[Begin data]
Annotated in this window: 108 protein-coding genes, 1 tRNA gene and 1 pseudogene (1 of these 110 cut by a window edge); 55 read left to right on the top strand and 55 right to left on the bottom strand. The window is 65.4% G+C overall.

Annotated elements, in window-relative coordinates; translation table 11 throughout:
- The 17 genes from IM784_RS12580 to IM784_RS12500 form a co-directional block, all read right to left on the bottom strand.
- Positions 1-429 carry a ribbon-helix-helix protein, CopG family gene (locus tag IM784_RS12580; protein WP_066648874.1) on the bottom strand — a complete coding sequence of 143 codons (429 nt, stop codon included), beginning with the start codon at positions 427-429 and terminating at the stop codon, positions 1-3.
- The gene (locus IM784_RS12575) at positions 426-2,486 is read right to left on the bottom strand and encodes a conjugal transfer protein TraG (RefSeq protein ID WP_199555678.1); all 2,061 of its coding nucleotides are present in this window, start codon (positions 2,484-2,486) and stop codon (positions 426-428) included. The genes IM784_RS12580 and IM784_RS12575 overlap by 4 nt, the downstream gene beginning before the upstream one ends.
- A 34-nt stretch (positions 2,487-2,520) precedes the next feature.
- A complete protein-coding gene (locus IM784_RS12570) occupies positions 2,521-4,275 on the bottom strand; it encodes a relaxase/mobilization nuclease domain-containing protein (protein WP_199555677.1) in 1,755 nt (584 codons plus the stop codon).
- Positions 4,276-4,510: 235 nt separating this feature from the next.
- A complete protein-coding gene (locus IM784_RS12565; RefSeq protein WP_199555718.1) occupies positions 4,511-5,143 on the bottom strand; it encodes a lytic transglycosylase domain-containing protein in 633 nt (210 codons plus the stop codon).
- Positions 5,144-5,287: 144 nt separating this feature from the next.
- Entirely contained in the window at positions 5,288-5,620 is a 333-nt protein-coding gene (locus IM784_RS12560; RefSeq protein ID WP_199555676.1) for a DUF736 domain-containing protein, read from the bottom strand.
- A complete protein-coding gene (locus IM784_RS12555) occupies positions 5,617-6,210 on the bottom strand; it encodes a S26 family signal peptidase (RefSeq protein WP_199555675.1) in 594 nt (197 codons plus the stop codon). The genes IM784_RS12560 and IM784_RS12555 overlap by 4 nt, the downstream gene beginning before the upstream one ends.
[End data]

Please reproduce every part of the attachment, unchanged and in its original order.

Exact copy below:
Annotated in this window: 108 protein-coding genes, 1 tRNA gene and 1 pseudogene (1 of these 110 cut by a window edge); 55 read left to right on the top strand and 55 right to left on the bottom strand. The window is 65.4% G+C overall.

Annotated elements, in window-relative coordinates; translation table 11 throughout:
- The 17 genes from IM784_RS12580 to IM784_RS12500 form a co-directional block, all read right to left on the bottom strand.
- Positions 1-429 carry a ribbon-helix-helix protein, CopG family gene (locus tag IM784_RS12580; protein WP_066648874.1) on the bottom strand — a complete coding sequence of 143 codons (429 nt, stop codon included), beginning with the start codon at positions 427-429 and terminating at the stop codon, positions 1-3.
- The gene (locus IM784_RS12575) at positions 426-2,486 is read right to left on the bottom strand and encodes a conjugal transfer protein TraG (RefSeq protein ID WP_199555678.1); all 2,061 of its coding nucleotides are present in this window, start codon (positions 2,484-2,486) and stop codon (positions 426-428) included. The genes IM784_RS12580 and IM784_RS12575 overlap by 4 nt, the downstream gene beginning before the upstream one ends.
- A 34-nt stretch (positions 2,487-2,520) precedes the next feature.
- A complete protein-coding gene (locus IM784_RS12570) occupies positions 2,521-4,275 on the bottom strand; it encodes a relaxase/mobilization nuclease domain-containing protein (protein WP_199555677.1) in 1,755 nt (584 codons plus the stop codon).
- Positions 4,276-4,510: 235 nt separating this feature from the next.
- A complete protein-coding gene (locus IM784_RS12565; RefSeq protein WP_199555718.1) occupies positions 4,511-5,143 on the bottom strand; it encodes a lytic transglycosylase domain-containing protein in 633 nt (210 codons plus the stop codon).
- Positions 5,144-5,287: 144 nt separating this feature from the next.
- Entirely contained in the window at positions 5,288-5,620 is a 333-nt protein-coding gene (locus IM784_RS12560; RefSeq protein ID WP_199555676.1) for a DUF736 domain-containing protein, read from the bottom strand.
- A complete protein-coding gene (locus IM784_RS12555) occupies positions 5,617-6,210 on the bottom strand; it encodes a S26 family signal peptidase (RefSeq protein WP_199555675.1) in 594 nt (197 codons plus the stop codon). The genes IM784_RS12560 and IM784_RS12555 overlap by 4 nt, the downstream gene beginning before the upstream one ends.